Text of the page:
A gallon of oil contains about 40 kWh of energy. Once the oil is transported to the refinery, it takes up to 7 kWh of its energy (~20% of the energy in a gallon of gas) and external electricity to refine it into a single gallon of gasoline. On the other hand, you can drive an electric vehicle for 30 miles on that same 7 kWh of energy, all without having to mine or pump the oil out of the ground in the first place. 

Well to Wheels Efficiency of an Electric Car:

Electric motors are 4-5 times more efficient at converting energy into motion than an internal combustion engine.  But as with gas cars, an electric vehicle's EPA fuel economy rating can also be de-rated depending on the source of electricity being used to charge the battery. 

If an all-electric Nissan Leaf's (EPA rated at 134 mpg-equivalent) battery pack was charged up using 100% coal powered electricity, through the US power grid, (which also has a 5.7% transmission line loss), its fossil fuel burden would de-rate its equivalent fuel economy down to 60.3 mpg-equivalent.

Natural gas is far less polluting when it is burnt but local pollution at the frack well site in effect makes it not much cleaner than coal. 

Northern Utah gets its electricity from the following sources: 

 Natural Gas 50%
 Coal 32%
 Hydro-Electricity 16%
 Wind 2%
 PV Solar 0.1%

Charging a Nissan Leaf's battery using a Utah blend of grid powered electricity would de-rate the Leaf's fuel economy to about 94 mpg-equivalent. 

In comparison, if this same Nissan Leaf were charged on solar power from PV panels on your own garage roof, its equivalent mpg would remain at 134 mpg-equivalent as this free, clean energy source would not have any mpg de-rating.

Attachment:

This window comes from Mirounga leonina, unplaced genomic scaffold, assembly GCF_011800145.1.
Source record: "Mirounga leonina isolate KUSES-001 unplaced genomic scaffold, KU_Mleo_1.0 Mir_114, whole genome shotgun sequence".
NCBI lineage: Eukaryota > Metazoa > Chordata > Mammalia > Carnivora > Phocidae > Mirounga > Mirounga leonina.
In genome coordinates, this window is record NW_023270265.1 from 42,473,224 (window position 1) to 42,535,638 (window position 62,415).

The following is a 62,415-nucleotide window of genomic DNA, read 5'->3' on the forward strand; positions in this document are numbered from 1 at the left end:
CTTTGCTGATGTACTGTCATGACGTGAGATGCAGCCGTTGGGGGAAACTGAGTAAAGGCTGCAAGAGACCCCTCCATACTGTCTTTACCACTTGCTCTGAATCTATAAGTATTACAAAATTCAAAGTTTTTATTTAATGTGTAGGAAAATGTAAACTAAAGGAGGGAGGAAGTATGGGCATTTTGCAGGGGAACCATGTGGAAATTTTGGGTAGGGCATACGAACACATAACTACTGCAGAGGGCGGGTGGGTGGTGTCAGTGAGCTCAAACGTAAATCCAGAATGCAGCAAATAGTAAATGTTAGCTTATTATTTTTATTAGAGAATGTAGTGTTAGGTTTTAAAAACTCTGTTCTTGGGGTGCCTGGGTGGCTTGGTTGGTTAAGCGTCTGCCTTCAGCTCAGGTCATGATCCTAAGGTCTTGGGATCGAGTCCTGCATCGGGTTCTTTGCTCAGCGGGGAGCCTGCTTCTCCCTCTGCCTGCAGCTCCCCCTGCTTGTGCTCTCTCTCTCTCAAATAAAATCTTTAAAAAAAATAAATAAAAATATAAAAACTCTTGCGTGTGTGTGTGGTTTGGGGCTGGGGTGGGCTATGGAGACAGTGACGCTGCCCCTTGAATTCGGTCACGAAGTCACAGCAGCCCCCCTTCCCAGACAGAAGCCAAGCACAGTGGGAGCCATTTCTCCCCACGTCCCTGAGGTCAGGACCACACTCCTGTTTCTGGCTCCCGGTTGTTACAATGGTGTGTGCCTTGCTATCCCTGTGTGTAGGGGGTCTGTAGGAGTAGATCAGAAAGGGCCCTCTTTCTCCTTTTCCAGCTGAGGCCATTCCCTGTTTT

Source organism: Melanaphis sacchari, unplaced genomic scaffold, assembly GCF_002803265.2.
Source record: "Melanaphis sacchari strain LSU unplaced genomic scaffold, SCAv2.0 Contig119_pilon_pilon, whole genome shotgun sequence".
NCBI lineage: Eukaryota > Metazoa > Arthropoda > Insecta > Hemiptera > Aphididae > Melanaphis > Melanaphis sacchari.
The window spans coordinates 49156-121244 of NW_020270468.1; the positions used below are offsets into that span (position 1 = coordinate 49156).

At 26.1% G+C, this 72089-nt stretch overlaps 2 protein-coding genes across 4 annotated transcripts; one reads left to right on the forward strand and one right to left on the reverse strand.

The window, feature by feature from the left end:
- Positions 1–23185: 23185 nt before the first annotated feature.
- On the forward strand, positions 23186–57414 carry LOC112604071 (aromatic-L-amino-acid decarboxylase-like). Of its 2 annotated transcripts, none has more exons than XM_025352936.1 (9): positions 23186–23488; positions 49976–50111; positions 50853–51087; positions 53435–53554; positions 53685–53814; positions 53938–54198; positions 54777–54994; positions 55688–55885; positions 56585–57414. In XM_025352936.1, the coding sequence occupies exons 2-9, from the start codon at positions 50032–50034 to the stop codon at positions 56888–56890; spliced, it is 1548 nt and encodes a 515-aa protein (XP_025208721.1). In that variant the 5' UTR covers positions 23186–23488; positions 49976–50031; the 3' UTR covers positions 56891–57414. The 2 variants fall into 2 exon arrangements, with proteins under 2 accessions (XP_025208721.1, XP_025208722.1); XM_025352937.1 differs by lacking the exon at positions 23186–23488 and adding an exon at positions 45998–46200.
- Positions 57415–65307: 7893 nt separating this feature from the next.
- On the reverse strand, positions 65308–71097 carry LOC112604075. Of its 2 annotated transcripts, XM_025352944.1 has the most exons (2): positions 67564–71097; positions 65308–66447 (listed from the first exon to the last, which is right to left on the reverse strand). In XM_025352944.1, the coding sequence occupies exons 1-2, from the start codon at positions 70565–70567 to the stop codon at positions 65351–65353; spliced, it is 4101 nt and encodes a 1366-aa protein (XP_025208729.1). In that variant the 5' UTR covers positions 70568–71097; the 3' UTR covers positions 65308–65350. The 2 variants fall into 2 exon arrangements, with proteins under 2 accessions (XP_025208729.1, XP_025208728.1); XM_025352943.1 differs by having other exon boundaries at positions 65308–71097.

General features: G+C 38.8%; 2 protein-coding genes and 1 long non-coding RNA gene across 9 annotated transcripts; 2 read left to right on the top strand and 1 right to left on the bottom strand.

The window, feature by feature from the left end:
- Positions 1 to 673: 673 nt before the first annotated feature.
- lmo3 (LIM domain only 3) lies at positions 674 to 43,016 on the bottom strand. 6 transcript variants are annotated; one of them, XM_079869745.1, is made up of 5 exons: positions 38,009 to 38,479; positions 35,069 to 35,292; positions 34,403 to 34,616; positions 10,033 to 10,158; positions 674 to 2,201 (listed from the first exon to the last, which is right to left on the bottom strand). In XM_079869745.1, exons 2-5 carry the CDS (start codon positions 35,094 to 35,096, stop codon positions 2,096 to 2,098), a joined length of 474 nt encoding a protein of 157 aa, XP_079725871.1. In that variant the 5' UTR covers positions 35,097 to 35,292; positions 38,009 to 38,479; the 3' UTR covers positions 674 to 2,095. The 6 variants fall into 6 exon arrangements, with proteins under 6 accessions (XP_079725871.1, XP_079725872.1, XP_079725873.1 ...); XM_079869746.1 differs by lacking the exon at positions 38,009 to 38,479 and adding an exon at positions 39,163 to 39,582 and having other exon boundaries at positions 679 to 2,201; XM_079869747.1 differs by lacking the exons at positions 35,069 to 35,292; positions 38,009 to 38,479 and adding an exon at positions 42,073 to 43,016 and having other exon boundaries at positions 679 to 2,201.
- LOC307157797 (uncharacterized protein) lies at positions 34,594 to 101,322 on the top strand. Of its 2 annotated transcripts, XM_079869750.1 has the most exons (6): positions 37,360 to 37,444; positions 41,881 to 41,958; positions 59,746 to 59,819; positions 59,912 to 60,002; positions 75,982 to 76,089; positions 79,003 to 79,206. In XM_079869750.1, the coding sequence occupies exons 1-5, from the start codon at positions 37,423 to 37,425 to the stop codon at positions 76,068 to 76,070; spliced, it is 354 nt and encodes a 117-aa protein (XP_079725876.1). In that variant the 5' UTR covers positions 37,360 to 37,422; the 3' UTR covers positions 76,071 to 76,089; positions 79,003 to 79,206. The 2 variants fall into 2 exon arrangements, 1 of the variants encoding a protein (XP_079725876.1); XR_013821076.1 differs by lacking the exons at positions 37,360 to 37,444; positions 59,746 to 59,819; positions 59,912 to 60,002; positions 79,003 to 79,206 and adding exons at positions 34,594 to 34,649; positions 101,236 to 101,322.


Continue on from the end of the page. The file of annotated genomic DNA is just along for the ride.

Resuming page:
It only takes about 5 large solar panels to cover all of the energy required to charge/drive an electric vehicle 10,000 miles per year. 

It only takes 10 of the solar panels on our home's roof to power both of our electric cars all year, every year, for life. FOR FREE! 

The following video is a funny example of
what our children and grandchildren's 
reaction will be when we tell them we 
used to drive 
gas cars and had to "pay" for fuel. 

Did you know that PV solar panels also have an environmental footprint as well? It is incurred during manufacturing process. Fortunately, the pollution trade-off is recouped in less than 3 years of operationAfter that, solar panels are truly zero emission energy collectors. 

When it comes to environmental devastation, not only are electric cars more ethical than gas cars, over their lifespan, they are also less expensive to operate than almost any gas car. 

Courtesy of Tim Daley Nissan

The next time you find yourself in the market for a new or used vehicle, make the fiscally intelligent choice, the environmentally responsible choice, the patriotic American choice, the boy scout "Leave No Trace" choice, the "respecter of God's creations" choice, the “stick it to the man” choice and buy electric. 

Once you begin driving an electric vehicle, for heaven's sake, charge it with renewable energy, preferably with free energy from your home's own solar panels. 

Next Article:  Reducing EV Inefficiencies